Fama-French Three Factor Model
The Fama-French Three Factor Model is a method used by finance professionals to explain the risk and return of equity portfolios. The Three Factor Model compares a portfolio to three distinct risks found in the equity market to assist in decomposing returns. Before the Three Factor Model, there was the Capital Asset Pricing Model (CAPM), a single factor way to explain portfolio returns. This tutorial is a quick explanation of CAPM and the Three Factor Model.
The Capital Asset Pricing Model (CAPM) is used in finance to determine a theoretically appropriate required rate of return of any investment. CAPM takes into account the expected riskiness of the stock market, known as “beta”, and compares the riskiness of an investment to market beta. If the beta of any investment is higher than the market, then the expected return is also higher and vice versa. The beta of a diversified portfolio can also be measured and compared to the market beta. If a portfolio has higher beta than the market, it is expected to achieve higher returns and vice versa.
All diversified stock portfolios have beta. After testing CAPM on thousands of portfolios, Eugene Fama and Ken French found that on average, a portfolio’s beta explains about 70% of its actual returns. For example, if a portfolio was up 10%, about 70% of the return can be explained by the advance of all stocks and the other 30% is due to other factors not related to beta.
Explaining 70% of a portfolios return using CAPM is fine, but Fama and French thought they could do better. They designed a more elaborate model that uses three risk factors. In the Fama-French Three Factor model, beta is still the most important risk factor because it still accounts for 70% of the typical diversified portfolio return. However, the size of the stocks in a portfolio and the price-to-book value of the stocks made significant differences.
Size is the second risk factor in the Three Factor Model. This factor compares the weighted average market value of the stocks in a portfolio to the weighted average market value of stocks on the market. Small stocks tend to act very differently than big stocks in almost all market conditions. In the long run, small stocks have generated higher returns than large stocks, although the extra return is not free. There is more risk in small stocks. Fama and French call size risk a different yet important factor in portfolio returns.
The third factor compares the amount of value stock exposure in relation to the market. Value stocks are companies that tend have lower earnings growth rates, higher dividends, and higher book value compared to price (BtM). Fama-French measured the performance of high BtM stocks (value stocks) against low BtM stock (growth stocks) and found that these two styles act very differently. In the long run, value stocks have generated higher returns than growth stocks, albeit because value stocks have higher risk.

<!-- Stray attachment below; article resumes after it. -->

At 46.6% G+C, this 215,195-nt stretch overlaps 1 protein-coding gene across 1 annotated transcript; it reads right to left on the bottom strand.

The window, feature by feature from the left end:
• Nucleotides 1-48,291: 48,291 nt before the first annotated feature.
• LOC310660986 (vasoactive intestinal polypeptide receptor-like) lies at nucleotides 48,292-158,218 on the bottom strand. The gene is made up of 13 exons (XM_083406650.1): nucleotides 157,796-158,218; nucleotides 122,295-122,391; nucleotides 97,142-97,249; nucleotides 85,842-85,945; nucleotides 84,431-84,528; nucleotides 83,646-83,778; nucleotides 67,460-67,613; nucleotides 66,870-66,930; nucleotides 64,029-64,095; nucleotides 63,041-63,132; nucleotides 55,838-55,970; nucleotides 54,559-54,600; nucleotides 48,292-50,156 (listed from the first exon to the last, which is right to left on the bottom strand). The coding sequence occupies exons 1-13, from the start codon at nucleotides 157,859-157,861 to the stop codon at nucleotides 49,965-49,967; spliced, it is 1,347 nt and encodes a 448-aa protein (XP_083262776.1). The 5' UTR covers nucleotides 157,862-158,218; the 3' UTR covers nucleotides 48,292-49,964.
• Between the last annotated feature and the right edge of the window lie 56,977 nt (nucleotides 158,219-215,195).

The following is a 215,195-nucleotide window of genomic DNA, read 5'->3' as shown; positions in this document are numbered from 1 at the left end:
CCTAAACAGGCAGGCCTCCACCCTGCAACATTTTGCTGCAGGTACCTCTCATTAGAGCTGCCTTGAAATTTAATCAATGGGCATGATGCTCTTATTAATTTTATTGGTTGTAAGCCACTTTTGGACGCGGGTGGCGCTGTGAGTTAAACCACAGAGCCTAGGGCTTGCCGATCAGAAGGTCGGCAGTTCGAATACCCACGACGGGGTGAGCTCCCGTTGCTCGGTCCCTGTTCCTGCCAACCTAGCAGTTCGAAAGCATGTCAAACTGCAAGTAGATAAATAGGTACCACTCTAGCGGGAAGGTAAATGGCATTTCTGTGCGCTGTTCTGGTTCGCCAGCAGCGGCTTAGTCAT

Fama-French tested thousands of random stock portfolios against their model and found that a combination of beta, size, and value explained 95% of a diversified portfolio’s return.Fama-French tested thousands of random stock portfolios against their model and found that a combination of beta, size, and value explained 95% of a diversified portfolio’s return. In other words, when analyzing the returns of a diversified stock portfolio against the stock market, 95% of the return could be explained by the portfolio’s sensitivity to the market (beta), the size of stocks in the portfolio (size), and the average weighted book-to-market (BtM). The Fama-French Three Factor Model was far better than the 70% explanatory power of beta alone using CAPM.
The portfolios engineered at Portfolio Solutions take into consideration three-factor methodology. We start with a beta position in the total markets (US and foreign) and then add US and foreign small cap value stock index funds to “tilt” the portfolio toward size and value factors.
Although our equity portfolios are designed to outperform the stock market over the long-term based on three-factor engineering, this expected outperformance is only a result of an increase in total risks of beta, size, and BtM combined.
These risks can also get the best of an investor at times. Portfolios that were tilted to small-cap value stocks underperformed the market 1 year out of 3 since the 1930s. They can also be unreliable over longer periods of time. The figure below illustrates the relative performance of small-cap value stocks versus the total US stock market over independent 5 year periods since 1980.
(Source: Ken French data library)
There were 2 periods in 6 over the past 30 years when the annualized return of the market portfolio outperformed small cap value stocks. There was also one unusually high period of outperformance from 2000-04. This incredible period delivered over 21 percent annualized excess return for small cap value stocks, the highest relative performance since the 1940s.
The recent past performance of small cap value tilted portfolios has led to high investor interest in this strategy. Many investments have also jumped on the bandwagon and are heavily promoting the concept.
It is our recommendation that investors approach this strategy with a clear head and a long-term commitment. We do expect three-factor investing to benefit portfolios over time, however the recent extraordinary premiums from this strategy should not be expected to repeat anytime soon.
For more information and further reference, read Understanding Risk and Return, the CAPM, and the Fama-French Three-Factor Model made available by the Tuck School of Business at Dartmouth.